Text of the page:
Buffalo Wild Wings ups the ante for Super Bowl OT, Krystal files for bankruptcy, and Starbucks sets sights on sustainability

Also: Marketing budgets are growing for digital ads and online efforts, Lego literally launches its newest model, millennials are more likely to impulse buy, and more.

Good morning, PR pros:

 If Super Bowl LIV goes into overtime on Feb. 2, viewers can gain more than a hangover and sore throat—Buffalo Wild Wings will give away free chicken wings.

The chain wrote in a press release:

According to Buffalo Wild Wings gaming partner BetMGM, the moneyline for the game going into overtime opened at +875, meaning a $100 bet would net $975 (including stake) if the game goes to OT. This translates to Vegas thinking America has approximately a 10% chance of winning free wings!

You’ll have to wait to claim your order, though: The offer requires consumers to dine in the United States or Canada on Feb. 17 from 4–7 p.m. local time.

Here are today’s top stories:

Krystal declares bankruptcy

The southeastern fast-food chain filed for Chapter 11 bankruptcy, citing obstacles that include changing consumer preferences, increased competition and online delivery services such as Grubhub and DoorDash. The filing comes after the chain hired a new chief operating officer and chief financial officer under a “revitalization plan.” It shuttered the doors on more than 40 locations in the past year.

The New York Times reported:

“The actions we are taking are intended to enable Krystal to establish a stronger business for the future and to achieve a restructuring in a fast and efficient manner,” the company said in a statement Tuesday.

Specialty grocery chain Lucky’s Market is also closing most of its 39 locations, and New York City’s Fairway Market is preparing to file for Chapter 7 bankruptcy and close all 14 stores.

Why you should care: As e-commerce and digital sales continue to increase, organizations must adapt or die. Unfortunately for many, adapting both communications strategies and business models to meet today’s consumer preferences happens too late to stave off layoffs and store closings. Being first to trends can represent risks, but being too late to get a seat on the bandwagon can mean your brand legacy is left behind.


MEASURED THOUGHTS

 AdAge and Neustar recently released the 2020 Marketing Fact Pack, in which GroupM forecasted this year’s global marketing spending across media channels to increase 5.1% to $628 billion.

Image courtesy of AdAge.

Most of those increased budgets are being put toward digital marketing efforts: AdAge reported an 11.1% increase on internet marketing spending. In comparison, print is declining, with an 8.5% decrease in expenditures on newspaper marketing campaigns and an 8.2% decline in magazine marketing.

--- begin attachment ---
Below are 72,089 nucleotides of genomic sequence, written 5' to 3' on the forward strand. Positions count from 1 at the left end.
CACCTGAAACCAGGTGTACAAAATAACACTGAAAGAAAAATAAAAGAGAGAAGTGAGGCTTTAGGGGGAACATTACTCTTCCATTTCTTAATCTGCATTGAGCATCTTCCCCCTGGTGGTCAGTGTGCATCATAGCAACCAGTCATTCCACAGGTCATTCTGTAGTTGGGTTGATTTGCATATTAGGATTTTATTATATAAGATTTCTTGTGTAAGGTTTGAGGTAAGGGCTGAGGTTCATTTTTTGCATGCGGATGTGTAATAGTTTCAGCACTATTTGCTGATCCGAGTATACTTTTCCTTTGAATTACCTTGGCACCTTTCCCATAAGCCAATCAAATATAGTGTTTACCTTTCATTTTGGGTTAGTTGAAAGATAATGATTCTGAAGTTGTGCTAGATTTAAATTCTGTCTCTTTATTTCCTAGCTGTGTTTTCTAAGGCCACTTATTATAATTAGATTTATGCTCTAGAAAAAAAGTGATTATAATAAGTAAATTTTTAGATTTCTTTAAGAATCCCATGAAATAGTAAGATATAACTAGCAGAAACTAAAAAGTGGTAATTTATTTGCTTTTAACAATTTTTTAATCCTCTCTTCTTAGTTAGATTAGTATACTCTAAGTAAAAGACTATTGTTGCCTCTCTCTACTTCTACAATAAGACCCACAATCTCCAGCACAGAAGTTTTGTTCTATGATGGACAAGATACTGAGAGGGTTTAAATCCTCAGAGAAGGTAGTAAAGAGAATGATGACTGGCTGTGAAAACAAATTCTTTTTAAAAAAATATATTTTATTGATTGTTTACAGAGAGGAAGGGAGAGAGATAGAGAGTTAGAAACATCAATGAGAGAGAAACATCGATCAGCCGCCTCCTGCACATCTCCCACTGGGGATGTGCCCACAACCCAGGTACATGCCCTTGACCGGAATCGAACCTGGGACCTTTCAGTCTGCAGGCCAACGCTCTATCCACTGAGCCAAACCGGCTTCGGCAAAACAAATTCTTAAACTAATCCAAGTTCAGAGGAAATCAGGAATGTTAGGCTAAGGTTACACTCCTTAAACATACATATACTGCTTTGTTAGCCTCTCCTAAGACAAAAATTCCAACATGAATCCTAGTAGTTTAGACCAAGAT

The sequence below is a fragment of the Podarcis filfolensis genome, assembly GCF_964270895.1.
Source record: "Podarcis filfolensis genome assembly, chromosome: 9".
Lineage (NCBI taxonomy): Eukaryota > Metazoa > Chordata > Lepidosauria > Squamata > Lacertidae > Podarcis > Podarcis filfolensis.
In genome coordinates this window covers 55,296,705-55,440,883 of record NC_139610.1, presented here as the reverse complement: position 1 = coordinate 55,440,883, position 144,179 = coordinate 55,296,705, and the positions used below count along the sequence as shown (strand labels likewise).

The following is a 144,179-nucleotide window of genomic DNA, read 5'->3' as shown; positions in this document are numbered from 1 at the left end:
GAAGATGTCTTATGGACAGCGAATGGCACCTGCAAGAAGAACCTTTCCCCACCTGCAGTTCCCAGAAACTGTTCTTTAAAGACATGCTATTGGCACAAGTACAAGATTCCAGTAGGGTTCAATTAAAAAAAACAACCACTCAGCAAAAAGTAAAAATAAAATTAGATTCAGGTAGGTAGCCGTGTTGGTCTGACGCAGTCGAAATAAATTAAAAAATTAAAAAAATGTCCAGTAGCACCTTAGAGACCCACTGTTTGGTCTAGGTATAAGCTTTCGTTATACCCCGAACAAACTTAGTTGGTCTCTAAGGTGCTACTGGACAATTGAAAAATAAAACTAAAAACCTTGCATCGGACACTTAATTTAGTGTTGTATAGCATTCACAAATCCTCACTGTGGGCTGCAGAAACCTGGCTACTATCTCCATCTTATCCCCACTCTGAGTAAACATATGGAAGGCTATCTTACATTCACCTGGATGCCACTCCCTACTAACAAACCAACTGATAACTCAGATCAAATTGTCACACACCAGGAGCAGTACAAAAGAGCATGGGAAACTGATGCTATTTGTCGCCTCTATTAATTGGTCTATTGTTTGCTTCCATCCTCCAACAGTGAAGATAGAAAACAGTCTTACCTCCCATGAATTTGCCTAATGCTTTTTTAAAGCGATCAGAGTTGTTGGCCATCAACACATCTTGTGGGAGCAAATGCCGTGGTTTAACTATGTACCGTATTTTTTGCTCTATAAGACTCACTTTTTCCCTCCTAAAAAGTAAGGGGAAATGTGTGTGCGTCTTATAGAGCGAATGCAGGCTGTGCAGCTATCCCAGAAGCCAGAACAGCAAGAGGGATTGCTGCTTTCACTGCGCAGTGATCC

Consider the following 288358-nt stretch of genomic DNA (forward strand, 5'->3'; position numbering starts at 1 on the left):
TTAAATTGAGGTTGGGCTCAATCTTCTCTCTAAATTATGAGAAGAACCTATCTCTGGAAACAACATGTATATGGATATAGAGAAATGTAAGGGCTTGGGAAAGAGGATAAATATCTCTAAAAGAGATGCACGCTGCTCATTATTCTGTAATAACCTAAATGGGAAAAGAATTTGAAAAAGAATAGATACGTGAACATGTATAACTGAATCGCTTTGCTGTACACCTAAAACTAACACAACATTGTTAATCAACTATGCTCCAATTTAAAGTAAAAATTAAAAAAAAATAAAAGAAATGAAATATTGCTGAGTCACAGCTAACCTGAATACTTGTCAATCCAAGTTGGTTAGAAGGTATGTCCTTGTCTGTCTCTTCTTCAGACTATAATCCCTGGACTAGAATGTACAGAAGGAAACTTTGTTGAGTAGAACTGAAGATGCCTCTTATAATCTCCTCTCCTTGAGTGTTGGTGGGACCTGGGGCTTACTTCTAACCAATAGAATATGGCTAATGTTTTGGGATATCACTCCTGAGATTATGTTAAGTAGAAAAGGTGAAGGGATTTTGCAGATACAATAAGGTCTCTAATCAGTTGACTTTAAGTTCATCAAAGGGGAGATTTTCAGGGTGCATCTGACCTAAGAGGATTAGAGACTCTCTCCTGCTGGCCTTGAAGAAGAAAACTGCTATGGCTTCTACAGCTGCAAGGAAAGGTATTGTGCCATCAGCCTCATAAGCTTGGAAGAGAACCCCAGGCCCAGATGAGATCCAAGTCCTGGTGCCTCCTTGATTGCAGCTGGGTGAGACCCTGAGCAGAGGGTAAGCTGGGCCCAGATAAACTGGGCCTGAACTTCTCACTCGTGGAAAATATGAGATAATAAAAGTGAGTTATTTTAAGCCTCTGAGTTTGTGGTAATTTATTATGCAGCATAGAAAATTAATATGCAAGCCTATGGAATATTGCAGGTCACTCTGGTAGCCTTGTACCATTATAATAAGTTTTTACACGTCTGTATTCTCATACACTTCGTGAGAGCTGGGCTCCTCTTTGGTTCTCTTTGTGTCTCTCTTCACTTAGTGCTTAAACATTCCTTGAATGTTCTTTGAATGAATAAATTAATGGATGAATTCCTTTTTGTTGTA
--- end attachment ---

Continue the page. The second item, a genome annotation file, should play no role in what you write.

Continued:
Image courtesy of AdAge.

How do these statistics stack up against your marketing budget this year—and where are you focusing your time and budget? Weigh in under the #MorningScoop hashtag.

Starbucks aims to become ‘resource positive’

The coffee chain’s chief executive, Kevin Johnson, announced Starbucks’ goal to cut carbon emissions, landfill waste and water use by 50% by 2030. To reach its lofty goal, the company is increasing plant-based menu items and testing reusable protects in efforts to cut down on single-use packaging.

Johnson said the ultimate goal is to become “resource positive.”

Why it matters: Whether to comply with regulations or to retain consumers who are looking for environmentally friendly options, your organization will probably have to make sustainability efforts a focus. You can secure a PR win for your brand by being proactive and setting those goals and strategies before you’re forced to do so.


FROM THE EXPERTS

The majority of millennial consumers (82%) are more likely to purchase products they like the first time they see them, which can give you motivation to spice up your next PR or marketing campaign. Read more of 5WPR’s study here, as reported by PR Daily’s Ted Kitterman.

Lego launches space station model

 On Feb. 1, the toymaker is releasing an 864-piece model of the International Space Station. Before its appearance on shelves, Lego couldn’t resist releasing the model into the stratosphere as well:

Why it’s important: The PR and marketing stunt was a fun way to launch a product and gave reporters at The Verge, GeekWire, Business Insider and more an attractive story to publish. Instead of pitching a boring press release laden with corporate-speak for your next product launch, consider an activity that highlights your offering in a new light.


WHAT YOU SAID

We asked how important blogging was for your content strategy in the coming year, and many of you said that it wasn’t a top priority. About 38% said it was a low priority and almost 17% said they don’t have a blog at all.

However, one PR agency says blogs can be a useful tool for some of your biggest PR objectives:

How do these results square with your strategy for 2020, PR Daily readers? Are you surprised that more communicators aren’t investing in company or client blogs?


SOUNDING BOARD

What part of the PESO model is getting the most of your attention in the coming year? Is paid or owned media overtaking earned media in your content mix?

Share your thoughts with the hashtag #MorningScoop.

 

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